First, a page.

I wouldn't call that card a "dumb controller" necessarily, but it is a bit of an oddball though. It's based on two different controllers being implemented on the same adapter...one being the Marvell 88SE9215 and the other being the ASM1093. The two controllers are required to support the 6 avaiilable ports because the Marvell controller on its own can handle at most 4 SATA outputs. So the ASM1093 supports the other two SATA ports. Neither support RAID from what I can tell. At any rate, any drives connected to this card would not have anything to do with RSTe.
As far as I know, there is no way to create a RAID array using the eSATA port and ports from an external controller/enclosure.
I think the real question is what exactly are you trying to do with your storage configuration? P500 and P700 have supported methods for supporting a lot of drives. Up to 8 x SATA drives can be supported when using one of the qualified LSI adapters, and that includes full support for bootable (HW) RAID. If you let us know what your end goal is, we can probably recommend the best solution for you.
10-07-2019 02:18 PM
Hello again, psuturtle. The primary goal would be to add eight SATA drives; four, 3.5" mechanical drives for storage, and four, 2.5" solid state drives for speed. If I remember correctly, each drive tray in a P500/P700 supports one of each. I would then create two RAID-6 arrays; one for storage using mechanical drives, and one for speed using solid state drives. I'd also like to add a single M.2 SATA PCIe SSD via the flex adapter for the operating system.
The secondary goal would be to keep costs down by using software RAID via the onboard RSTe controller rather than a hardware based RAID card. For whatever reason, I thought it was possible to add SATA drives to an RSTe controller via a PCIe adapter. Apparently, that's not the case, right?
10-08-2019 09:39 AM
Adding the combination of 8 drives as you describe (4 x 3.5" spinning drives + 4 x 2.5' SATA SSDs) is certainly possible, but it might be somewhat difficult as an upgrade if your system wasn't built to support this scenario up front. 8 SATA ports is beyond the limits of what can be supported using the traditional onboard RSTe SATA ports (limited to 4). For this scenario, we'd typically move to one the LSI (/Avago/Broadcom) based controllers such as the 9364-8i or the LSI SAS/SATA RAID FLEX adapter. With the use of either of those controllers, we'd also normally switch the storage method over to use our Blind Connect Assemblies (BCA-S) as it wouldn't be possible to manually cable all 8 drives in the system. If your system isn't already configured with these parts, adding the dual BCA-S in via an upgrade can be a rather complicated process in terms of getting the cable routing right as many of the cables route under the motherboard. Certainly not impossible, but difficult if you're not comfortable working inside a PC. I'll have to double check on the support levels to see if either of these controllers support RAID 6. I think the chipsets might be able to support it, but not sure if we actually enabled it.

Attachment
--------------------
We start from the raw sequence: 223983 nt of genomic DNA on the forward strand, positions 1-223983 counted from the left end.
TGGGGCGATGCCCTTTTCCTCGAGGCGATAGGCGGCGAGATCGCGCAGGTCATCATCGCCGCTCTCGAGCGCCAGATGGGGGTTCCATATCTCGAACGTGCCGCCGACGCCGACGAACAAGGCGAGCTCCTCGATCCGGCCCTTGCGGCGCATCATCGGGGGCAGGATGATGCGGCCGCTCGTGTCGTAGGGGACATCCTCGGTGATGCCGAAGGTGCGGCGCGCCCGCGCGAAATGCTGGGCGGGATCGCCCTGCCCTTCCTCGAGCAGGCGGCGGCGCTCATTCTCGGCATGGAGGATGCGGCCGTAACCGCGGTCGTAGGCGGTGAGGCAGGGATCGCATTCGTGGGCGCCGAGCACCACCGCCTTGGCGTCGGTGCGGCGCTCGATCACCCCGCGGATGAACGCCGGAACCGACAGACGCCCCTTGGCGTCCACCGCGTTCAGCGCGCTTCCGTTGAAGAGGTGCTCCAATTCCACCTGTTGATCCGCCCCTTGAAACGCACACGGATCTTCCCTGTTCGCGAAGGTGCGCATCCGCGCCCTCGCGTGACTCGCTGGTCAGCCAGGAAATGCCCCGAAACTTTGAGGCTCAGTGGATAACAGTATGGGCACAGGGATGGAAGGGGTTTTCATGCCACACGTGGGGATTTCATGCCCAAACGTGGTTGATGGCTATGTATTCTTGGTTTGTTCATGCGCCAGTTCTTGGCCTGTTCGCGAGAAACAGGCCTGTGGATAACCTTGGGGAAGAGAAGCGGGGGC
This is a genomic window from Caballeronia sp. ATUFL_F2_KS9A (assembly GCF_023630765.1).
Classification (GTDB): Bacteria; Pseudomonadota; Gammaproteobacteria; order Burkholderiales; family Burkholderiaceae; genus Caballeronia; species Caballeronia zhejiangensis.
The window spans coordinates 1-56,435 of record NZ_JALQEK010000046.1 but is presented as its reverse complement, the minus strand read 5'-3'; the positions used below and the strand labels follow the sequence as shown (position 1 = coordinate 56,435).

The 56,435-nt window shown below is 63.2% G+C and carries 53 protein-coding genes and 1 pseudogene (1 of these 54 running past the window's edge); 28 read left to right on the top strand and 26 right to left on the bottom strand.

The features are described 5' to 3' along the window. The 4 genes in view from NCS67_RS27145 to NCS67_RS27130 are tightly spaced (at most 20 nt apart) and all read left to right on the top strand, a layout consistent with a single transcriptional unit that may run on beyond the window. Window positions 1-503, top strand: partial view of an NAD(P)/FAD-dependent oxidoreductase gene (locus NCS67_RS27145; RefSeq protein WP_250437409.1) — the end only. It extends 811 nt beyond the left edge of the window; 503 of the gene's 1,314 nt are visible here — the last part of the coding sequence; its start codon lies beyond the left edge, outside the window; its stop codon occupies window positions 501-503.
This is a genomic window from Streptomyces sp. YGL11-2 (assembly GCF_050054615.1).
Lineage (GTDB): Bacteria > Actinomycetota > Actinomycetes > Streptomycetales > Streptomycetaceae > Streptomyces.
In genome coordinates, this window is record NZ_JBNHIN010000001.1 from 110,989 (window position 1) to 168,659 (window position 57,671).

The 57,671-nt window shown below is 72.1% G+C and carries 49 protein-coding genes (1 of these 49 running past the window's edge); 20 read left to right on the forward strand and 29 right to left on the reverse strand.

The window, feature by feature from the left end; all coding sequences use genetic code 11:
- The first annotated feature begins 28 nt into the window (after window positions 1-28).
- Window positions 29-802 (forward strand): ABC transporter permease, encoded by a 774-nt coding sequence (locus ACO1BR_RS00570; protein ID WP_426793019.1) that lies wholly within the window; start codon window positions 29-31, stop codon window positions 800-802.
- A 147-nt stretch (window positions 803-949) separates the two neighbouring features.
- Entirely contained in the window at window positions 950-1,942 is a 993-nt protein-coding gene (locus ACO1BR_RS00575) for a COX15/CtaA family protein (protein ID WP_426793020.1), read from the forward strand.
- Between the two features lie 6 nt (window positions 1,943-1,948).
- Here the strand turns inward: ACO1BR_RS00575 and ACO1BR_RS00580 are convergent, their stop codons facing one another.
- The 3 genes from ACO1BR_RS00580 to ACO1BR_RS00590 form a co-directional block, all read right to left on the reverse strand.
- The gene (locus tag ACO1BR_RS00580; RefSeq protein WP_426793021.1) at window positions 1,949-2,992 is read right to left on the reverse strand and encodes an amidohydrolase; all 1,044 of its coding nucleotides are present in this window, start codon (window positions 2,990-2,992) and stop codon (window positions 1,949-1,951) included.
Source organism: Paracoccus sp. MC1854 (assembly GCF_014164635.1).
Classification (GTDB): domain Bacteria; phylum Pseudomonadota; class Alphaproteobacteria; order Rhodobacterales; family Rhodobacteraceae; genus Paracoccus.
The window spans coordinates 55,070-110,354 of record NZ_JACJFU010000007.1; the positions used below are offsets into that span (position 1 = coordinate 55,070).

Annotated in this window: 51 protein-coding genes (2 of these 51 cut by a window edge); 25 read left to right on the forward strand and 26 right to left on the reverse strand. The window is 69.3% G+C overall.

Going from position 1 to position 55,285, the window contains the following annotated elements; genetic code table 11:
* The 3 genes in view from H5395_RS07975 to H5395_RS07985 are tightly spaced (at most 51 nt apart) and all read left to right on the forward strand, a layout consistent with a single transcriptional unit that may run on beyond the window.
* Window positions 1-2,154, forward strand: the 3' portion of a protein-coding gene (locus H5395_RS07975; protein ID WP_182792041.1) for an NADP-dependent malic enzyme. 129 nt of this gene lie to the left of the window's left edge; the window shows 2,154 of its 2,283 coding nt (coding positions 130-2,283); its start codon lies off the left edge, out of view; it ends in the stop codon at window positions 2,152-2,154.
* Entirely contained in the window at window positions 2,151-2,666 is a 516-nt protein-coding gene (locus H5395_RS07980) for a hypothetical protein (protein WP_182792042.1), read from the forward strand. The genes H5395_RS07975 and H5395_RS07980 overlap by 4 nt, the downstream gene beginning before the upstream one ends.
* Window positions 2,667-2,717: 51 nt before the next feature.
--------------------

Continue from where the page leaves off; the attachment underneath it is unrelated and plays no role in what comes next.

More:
RAID 6 and cost savings aren't something that go hand in hand typically. It's a HW based RAID solution typically, so you won't be able to use Intel RAID or software RAID to support it. You'll likely have to go with a discrete storage controller to be able to support dual RAID 6 arrays. And you're correct in that you can't add SATA drives to the RSTe controller via an adapter.
So lots to think over there. If you're still onboard for trying to get dual RAID 6 arrays and want to go down that path, I can double check the RAID support for our qualified LSI cards and provide you with a list of parts that you'd need to get to make it happen.
10-09-2019 12:28 PM
Good afternoon, psuturtle. Thanks again for such a well thought out response.
I think I may wind up doing one of two things.